Recommendation: EAR should fund a Very Large Multi-Anvil Press Facility. Quantifying the physical and mechanical properties of rocks, minerals, and melts is a cornerstone of EAR research, yet the United States still lacks certain technological capabilities needed to synthesize novel samples and to conduct key physical properties and deformation experiments. Modest investment would enable advances in experimental rock and mineral physics and drive current and future EAR research.
Recommendation: EAR should fund a Near-Surface Geophysics Center. Geophysical surveys of the near-surface region (from the ground surface to depths of tens to hundreds of meters) of the Earth have become an essential tool in many Earth science fields. A center would provide access to instrumentation, technical support, and training required to address several of the science priority questions and enable novel observations that lead to new questions and insights.
Recommendation: EAR should support continued community development of the SZ4D initiative, including the Community Network for Volcanic Eruption Response. This community-led initiative seeks a deeper understanding of subduction processes that drive the evolution of Earth’s interior and that create devastating geohazards such as earthquakes, tsunamis, and volcanic eruptions.
Recommendation: EAR should encourage the community to explore a Continental Critical Zone initiative. Characterizing the subsurface critical zone to its full depth at the continental scale is needed to advance understanding of water, carbon, and nutrient cycles; landscape evolution and hazards prediction; and land–climate interactions.
Recommendation: EAR should encourage the community to explore a Continental Scientific Drilling initiative. Improved mechanisms to support U.S. researchers’ involvement in continental drilling would enhance access to continuous geologic records needed to address many of the priority questions.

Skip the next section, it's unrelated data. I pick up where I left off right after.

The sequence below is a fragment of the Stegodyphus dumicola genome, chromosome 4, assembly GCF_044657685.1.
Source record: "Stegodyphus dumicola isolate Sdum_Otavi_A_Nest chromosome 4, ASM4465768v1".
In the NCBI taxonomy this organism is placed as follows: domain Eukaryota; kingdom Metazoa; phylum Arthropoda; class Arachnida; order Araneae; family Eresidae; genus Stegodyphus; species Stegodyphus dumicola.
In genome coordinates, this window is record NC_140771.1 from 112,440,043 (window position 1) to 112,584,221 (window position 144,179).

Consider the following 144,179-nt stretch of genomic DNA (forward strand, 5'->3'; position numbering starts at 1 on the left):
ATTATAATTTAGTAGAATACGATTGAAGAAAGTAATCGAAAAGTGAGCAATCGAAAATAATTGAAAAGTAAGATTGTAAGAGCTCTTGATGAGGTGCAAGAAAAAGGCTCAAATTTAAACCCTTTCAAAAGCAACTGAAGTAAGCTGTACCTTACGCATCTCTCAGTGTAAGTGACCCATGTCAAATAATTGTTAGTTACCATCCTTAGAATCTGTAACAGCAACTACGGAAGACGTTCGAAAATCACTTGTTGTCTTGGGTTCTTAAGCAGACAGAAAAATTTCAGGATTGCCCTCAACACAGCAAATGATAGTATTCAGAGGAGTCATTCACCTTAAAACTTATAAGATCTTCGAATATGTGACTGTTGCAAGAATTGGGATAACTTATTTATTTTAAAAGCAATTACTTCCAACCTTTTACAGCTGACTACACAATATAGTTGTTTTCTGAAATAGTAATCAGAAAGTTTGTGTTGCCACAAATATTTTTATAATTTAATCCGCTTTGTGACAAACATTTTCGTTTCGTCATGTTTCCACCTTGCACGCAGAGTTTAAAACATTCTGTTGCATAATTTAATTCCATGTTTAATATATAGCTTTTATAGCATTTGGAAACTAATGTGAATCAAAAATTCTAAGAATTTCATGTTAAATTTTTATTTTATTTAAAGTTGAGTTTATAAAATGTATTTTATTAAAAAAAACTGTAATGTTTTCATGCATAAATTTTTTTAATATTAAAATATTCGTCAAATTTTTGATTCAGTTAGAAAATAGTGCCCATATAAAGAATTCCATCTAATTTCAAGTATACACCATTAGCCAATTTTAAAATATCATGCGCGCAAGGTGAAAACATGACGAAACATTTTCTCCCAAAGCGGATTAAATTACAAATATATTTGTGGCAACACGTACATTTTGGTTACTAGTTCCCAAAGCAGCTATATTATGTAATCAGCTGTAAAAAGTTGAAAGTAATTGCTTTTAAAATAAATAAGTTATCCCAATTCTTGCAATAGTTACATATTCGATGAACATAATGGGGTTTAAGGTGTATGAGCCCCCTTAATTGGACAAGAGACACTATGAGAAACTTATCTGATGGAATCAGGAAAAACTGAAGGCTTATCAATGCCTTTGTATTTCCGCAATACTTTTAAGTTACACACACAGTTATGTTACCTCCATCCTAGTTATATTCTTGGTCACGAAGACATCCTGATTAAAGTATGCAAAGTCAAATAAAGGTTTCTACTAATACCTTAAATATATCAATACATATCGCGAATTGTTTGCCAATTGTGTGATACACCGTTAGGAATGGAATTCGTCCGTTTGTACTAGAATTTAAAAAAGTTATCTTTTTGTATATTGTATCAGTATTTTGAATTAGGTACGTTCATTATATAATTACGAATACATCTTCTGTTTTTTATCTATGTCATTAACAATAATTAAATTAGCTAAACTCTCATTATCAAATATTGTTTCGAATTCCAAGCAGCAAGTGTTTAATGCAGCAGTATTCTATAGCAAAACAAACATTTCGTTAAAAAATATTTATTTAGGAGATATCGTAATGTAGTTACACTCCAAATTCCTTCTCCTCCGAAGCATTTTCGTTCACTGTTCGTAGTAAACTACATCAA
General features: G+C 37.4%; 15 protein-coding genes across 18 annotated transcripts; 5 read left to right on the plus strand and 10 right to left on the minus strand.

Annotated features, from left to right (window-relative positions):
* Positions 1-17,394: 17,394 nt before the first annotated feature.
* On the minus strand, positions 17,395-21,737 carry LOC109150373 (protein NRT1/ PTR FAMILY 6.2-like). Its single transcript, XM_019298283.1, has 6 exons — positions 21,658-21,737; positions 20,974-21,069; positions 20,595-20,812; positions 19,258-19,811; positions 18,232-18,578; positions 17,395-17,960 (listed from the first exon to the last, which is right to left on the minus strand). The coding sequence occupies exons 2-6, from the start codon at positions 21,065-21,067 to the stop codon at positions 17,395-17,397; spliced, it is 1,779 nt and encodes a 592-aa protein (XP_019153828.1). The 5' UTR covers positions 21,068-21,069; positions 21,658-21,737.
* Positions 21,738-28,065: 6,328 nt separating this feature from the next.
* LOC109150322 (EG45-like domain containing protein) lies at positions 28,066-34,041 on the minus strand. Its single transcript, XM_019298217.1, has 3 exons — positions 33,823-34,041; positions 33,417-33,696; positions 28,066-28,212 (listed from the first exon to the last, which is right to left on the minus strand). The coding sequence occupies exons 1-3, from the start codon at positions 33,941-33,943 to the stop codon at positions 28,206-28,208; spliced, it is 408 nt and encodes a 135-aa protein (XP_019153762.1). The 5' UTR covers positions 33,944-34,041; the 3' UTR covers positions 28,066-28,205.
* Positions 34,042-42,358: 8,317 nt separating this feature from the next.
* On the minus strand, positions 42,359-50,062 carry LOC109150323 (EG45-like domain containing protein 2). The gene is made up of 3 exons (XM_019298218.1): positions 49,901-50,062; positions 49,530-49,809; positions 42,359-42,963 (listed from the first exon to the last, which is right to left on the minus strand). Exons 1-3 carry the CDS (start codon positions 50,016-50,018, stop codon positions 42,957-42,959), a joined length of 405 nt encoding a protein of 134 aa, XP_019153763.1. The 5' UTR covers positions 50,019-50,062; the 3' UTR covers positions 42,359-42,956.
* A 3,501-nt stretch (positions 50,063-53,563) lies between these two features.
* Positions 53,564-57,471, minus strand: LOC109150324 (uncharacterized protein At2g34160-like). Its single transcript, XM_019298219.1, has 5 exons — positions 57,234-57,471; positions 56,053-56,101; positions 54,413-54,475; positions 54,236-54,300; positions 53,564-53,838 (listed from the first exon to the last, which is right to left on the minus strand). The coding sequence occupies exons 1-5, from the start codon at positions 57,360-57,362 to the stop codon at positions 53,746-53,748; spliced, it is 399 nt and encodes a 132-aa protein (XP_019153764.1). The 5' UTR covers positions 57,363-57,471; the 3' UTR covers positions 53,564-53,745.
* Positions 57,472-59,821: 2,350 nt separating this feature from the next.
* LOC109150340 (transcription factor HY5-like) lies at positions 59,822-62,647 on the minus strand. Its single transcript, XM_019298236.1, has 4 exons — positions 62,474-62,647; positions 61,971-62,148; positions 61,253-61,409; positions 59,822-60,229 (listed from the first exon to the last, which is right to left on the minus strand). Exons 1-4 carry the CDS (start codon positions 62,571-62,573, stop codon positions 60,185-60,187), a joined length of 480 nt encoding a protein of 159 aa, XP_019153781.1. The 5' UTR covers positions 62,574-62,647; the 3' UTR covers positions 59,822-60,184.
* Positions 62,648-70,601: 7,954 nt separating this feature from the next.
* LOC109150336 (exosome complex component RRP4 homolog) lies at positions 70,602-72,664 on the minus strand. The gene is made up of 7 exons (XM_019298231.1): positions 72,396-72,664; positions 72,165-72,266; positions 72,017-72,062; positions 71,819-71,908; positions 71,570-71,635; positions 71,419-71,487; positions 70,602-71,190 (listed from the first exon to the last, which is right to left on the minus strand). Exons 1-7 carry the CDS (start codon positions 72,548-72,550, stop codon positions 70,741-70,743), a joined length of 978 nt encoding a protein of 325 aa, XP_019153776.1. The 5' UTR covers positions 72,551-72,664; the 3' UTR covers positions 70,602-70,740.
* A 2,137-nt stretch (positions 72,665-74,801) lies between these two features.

Recommendation: EAR should facilitate a community working group to develop mechanisms for archiving and curating currently existing and future physical samples and for funding such efforts. New questions and analytical methods are continually introduced, making physical archives and associated metadata invaluable to scientists many years after the relevant materials were collected. Even if time and funding were available, it would not always be possible to replicate a physical collection, as some materials are unique or ephemeral or were found only at localities that are no longer accessible.
Recommendations for Cyberinfrastructure
The committee also presents a series of recommendations that aim to advance EAR research through improvements to cyberinfrastructure that support computing and modeling capabilities, as well as data integration, synthesis, and curation. Earth science is experiencing an explosion of data acquisition capability and rapidly increasing computational demands as models advance to exploit these data and ever-increasing hardware capabilities. Addressing the science priority questions will require advanced computational capabilities and new methods of data integration to enable high-resolution imaging of Earth structure and of Earth materials; innovative modeling of physical, chemical, and biological processes; and better constraints on Earth’s dynamical evolution.
Recommendation: EAR should initiate a community-based standing committee to advise EAR regarding cyberinfrastructure needs and advances. In order to make optimal investments of resources in the coming decade, EAR needs regular guidance about the needs of its researchers, opportunities in cyberinfrastructure, and the rapidly evolving computational landscape.
Recommendation: EAR should develop and implement a strategy to provide support for FAIR practices within community-based data efforts. FAIR1 data standards will improve the longevity, utility, and impact of EAR-funded data. Although NSF promotes FAIR data practices in spirit, the financial cost makes EAR support for long-term, compliant data storage difficult in times of level budgets.
Recommendations for Human Infrastructure
Finally, the committee emphasizes the need for human infrastructure. Highly trained individuals in science, technology, engineering, and mathematics (STEM) fields are an essential part of Earth science infrastructure and are central to future breakthroughs and the continued relevance of geoscience to societal issues, yet there are challenges to recruit and retain a highly competent and inclusive STEM workforce with expertise in both Earth and data sciences.
Recommendation: EAR should enhance its existing efforts to provide leadership, investment, and centralized guidance to improve diversity, equity, and inclusion within the Earth science community. Improved inclusion of diverse perspectives in all aspects of research and collaboration benefits team innovation, problem solving, and effectiveness, and can enhance the relevance of science to currently underrepresented communities.
Recommendation: EAR should commit to long-term funding that develops and sustains technical staff capacity, stability, and competitiveness. Highly